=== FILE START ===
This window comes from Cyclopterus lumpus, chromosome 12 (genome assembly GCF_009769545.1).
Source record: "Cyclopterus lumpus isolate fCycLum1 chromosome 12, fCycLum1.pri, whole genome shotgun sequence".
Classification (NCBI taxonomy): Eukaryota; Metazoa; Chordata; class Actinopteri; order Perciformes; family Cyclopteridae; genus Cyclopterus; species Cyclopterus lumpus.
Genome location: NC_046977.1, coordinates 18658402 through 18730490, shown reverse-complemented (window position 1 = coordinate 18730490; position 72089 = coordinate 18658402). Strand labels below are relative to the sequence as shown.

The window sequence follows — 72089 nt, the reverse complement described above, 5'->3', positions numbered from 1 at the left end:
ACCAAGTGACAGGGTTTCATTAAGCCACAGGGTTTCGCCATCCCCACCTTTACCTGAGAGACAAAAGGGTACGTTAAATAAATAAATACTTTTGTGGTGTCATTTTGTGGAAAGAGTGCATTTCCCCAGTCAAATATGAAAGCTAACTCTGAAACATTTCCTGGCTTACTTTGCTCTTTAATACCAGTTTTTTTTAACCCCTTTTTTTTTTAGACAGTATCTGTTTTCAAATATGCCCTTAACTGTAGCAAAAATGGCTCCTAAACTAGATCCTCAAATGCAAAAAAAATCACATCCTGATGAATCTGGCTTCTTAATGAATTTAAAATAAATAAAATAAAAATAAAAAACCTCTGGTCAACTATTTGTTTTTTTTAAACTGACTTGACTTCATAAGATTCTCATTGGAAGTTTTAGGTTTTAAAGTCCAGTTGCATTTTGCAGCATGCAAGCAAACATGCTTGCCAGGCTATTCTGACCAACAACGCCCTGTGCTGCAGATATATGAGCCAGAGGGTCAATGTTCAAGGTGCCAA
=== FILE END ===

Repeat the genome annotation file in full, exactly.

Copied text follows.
This window comes from Cyclopterus lumpus, chromosome 12 (genome assembly GCF_009769545.1).
Source record: "Cyclopterus lumpus isolate fCycLum1 chromosome 12, fCycLum1.pri, whole genome shotgun sequence".
Classification (NCBI taxonomy): Eukaryota; Metazoa; Chordata; class Actinopteri; order Perciformes; family Cyclopteridae; genus Cyclopterus; species Cyclopterus lumpus.
Genome location: NC_046977.1, coordinates 18658402 through 18730490, shown reverse-complemented (window position 1 = coordinate 18730490; position 72089 = coordinate 18658402). Strand labels below are relative to the sequence as shown.

The window sequence follows — 72089 nt, the reverse complement described above, 5'->3', positions numbered from 1 at the left end:
ACCAAGTGACAGGGTTTCATTAAGCCACAGGGTTTCGCCATCCCCACCTTTACCTGAGAGACAAAAGGGTACGTTAAATAAATAAATACTTTTGTGGTGTCATTTTGTGGAAAGAGTGCATTTCCCCAGTCAAATATGAAAGCTAACTCTGAAACATTTCCTGGCTTACTTTGCTCTTTAATACCAGTTTTTTTTAACCCCTTTTTTTTTTAGACAGTATCTGTTTTCAAATATGCCCTTAACTGTAGCAAAAATGGCTCCTAAACTAGATCCTCAAATGCAAAAAAAATCACATCCTGATGAATCTGGCTTCTTAATGAATTTAAAATAAATAAAATAAAAATAAAAAACCTCTGGTCAACTATTTGTTTTTTTTAAACTGACTTGACTTCATAAGATTCTCATTGGAAGTTTTAGGTTTTAAAGTCCAGTTGCATTTTGCAGCATGCAAGCAAACATGCTTGCCAGGCTATTCTGACCAACAACGCCCTGTGCTGCAGATATATGAGCCAGAGGGTCAATGTTCAAGGTGCCAA